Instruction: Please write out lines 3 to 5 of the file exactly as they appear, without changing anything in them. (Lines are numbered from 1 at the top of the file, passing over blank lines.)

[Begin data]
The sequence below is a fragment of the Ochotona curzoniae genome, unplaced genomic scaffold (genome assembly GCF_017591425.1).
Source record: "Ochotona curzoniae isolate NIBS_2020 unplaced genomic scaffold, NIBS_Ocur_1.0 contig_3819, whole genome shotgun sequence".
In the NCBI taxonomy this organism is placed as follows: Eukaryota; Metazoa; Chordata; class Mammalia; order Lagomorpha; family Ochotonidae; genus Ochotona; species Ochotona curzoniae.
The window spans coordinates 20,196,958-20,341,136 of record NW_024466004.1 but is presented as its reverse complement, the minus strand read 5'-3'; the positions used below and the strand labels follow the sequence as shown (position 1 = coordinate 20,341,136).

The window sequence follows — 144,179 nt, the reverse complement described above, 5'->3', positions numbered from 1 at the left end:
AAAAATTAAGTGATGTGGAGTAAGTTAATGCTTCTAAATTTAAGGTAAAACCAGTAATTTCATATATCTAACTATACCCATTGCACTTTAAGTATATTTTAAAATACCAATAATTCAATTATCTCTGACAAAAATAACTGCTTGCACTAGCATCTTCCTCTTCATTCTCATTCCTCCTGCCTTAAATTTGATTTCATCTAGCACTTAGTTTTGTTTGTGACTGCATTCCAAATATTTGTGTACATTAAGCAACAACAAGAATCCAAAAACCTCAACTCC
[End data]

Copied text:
In the NCBI taxonomy this organism is placed as follows: Eukaryota; Metazoa; Chordata; class Mammalia; order Lagomorpha; family Ochotonidae; genus Ochotona; species Ochotona curzoniae.
The window spans coordinates 20,196,958-20,341,136 of record NW_024466004.1 but is presented as its reverse complement, the minus strand read 5'-3'; the positions used below and the strand labels follow the sequence as shown (position 1 = coordinate 20,341,136).

The window sequence follows — 144,179 nt, the reverse complement described above, 5'->3', positions numbered from 1 at the left end: